“It is frequently stated by the media and many local observers that both Armenia and Russia have interests in maintaining Sadval: the organisation is labeled as a ‘game’ used by Russia, Azerbaijan and internal Dagestani politics. It is suggested by local political players that Azerbaijan needs to pay more attention to this game and its mechanics and, indeed, to “play it as ‘Russia’ would”… [T] here is no particular leader for the Lezgins who might head a movement and that only outside organisations and people can channel their interests through Lezgins; Sadval have no particular source of financial support other than through external interests.”
In May 2008, Lezgis gathered for an academic conference in Moscow dedicated to the history and culture of the Lezgi people. The sponsors of the conference were the Russian Foreign Ministry, the Regional Development Ministry, and the Russian State Duma. Conference participants received a brochure published jointly by the Federal National-Cultural Autonomy of the Lezgis and the State Duma’s Committee for Nationality Affairs, in which the author called “for official condemnation of the division and “ethnocide” of the Lezgin people in the 1920s. He further slams the current border between the Russian Federation and Azerbaijan as “illegitimate” and demands it be redrawn to incorporate the northern districts of Azerbaijan into Daghestan.”
Alexander Melikishvili notes in this regard:
Upon closer examination of the conference proceedings, however, it appears that the event was designed to be a propaganda platform for advocating the creation of an independent Lezgin state or Lezgistan with accompanying territorial claims on the Lezgin-populated areas of northern Azerbaijan, something that Moscow has used many times in the late 1990s, when the Kremlin fomented secessionist sentiment among Azerbaijan’s ethnic minorities.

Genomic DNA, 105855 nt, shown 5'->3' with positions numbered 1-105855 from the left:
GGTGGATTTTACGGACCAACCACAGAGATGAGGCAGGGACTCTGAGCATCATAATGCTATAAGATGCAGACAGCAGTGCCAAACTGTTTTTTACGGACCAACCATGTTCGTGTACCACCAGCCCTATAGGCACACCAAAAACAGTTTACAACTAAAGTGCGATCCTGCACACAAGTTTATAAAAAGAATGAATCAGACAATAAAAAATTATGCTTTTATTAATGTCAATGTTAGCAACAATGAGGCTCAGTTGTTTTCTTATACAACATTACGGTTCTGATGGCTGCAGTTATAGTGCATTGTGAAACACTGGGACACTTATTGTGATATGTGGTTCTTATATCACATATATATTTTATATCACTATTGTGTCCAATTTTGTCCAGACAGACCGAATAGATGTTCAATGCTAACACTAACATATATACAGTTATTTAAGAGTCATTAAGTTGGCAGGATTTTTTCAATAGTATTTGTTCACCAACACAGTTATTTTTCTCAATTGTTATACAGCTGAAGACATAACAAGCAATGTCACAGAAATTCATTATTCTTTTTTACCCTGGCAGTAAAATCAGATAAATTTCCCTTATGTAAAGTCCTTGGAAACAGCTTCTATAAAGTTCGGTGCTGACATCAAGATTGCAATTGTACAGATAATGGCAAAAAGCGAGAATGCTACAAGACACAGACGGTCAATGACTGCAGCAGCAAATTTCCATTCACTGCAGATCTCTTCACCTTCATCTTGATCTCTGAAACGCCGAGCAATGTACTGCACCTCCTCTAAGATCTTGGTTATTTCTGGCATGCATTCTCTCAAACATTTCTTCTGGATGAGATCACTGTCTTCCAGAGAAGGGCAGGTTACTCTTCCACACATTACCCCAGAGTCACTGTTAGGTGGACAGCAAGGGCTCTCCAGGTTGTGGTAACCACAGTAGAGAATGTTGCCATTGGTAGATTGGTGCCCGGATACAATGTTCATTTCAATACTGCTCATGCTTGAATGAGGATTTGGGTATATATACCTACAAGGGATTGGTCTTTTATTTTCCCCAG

Lezgi nationalists maintain several anti-Azerbaijani websites, such as http://05.moy.su. One Eldar Beybutov wrote on this website that Iran and Armenia are natural allies of the Lezgi people. He further claimed that the West is strengthening its position in the South Caucasus through Azerbaijan. Therefore, to oppose such advancement, Lezgis should destroy “Western plans by the act of sabotage and military activity on those territories of Azerbaijan which host transportation lines”.
Armenian web forums and Armenia-related websites often feature articles instigating a separatist mood among Lezgis in Azerbaijan. In September 2007, Armenia hosted an “academic” conference dedicated to the history of Caucasian Albania, an ancient state that existed on the territory of the modern day Republic of Azerbaijan.
While mainstream scholars maintain that Caucasian Albania consisted mainly of indigenous ethnic groups, including Udins, Lezgis and others, extreme Lezgi nationalists claim that this was a purely Lezgi state. Contrary to that, some academicians in Azerbaijan opine that Caucasian Albania was a Turkic state. Further, Armenian historians view this ancient state as Armenian-influenced and ruled.
The conference in Armenia advanced the idea of Lezgi nationalists that Caucasian Albania belonged to this ethnic group, and therefore, justified relevant territorial claim to Azerbaijan. No Azerbaijani expert was invited to this conference, while Armenian, Russian, and experts from Dagestan predominated at the meeting.
Besides the Lezgi-related issue, the conference in Yerevan spared space for promoting the idea of autonomy for another ethnic minority in Azerbaijan – Avars. Timur Aytberov, a scholar from Dagestan, stated at the conference that Avars should seek autonomy status in Azerbaijan. Conferences in Yerevan in September 2007, and in Moscow in May 2008, were formally dedicated to purely academic problems but their political agenda was obvious in the light of the conclusions and slogans voiced there.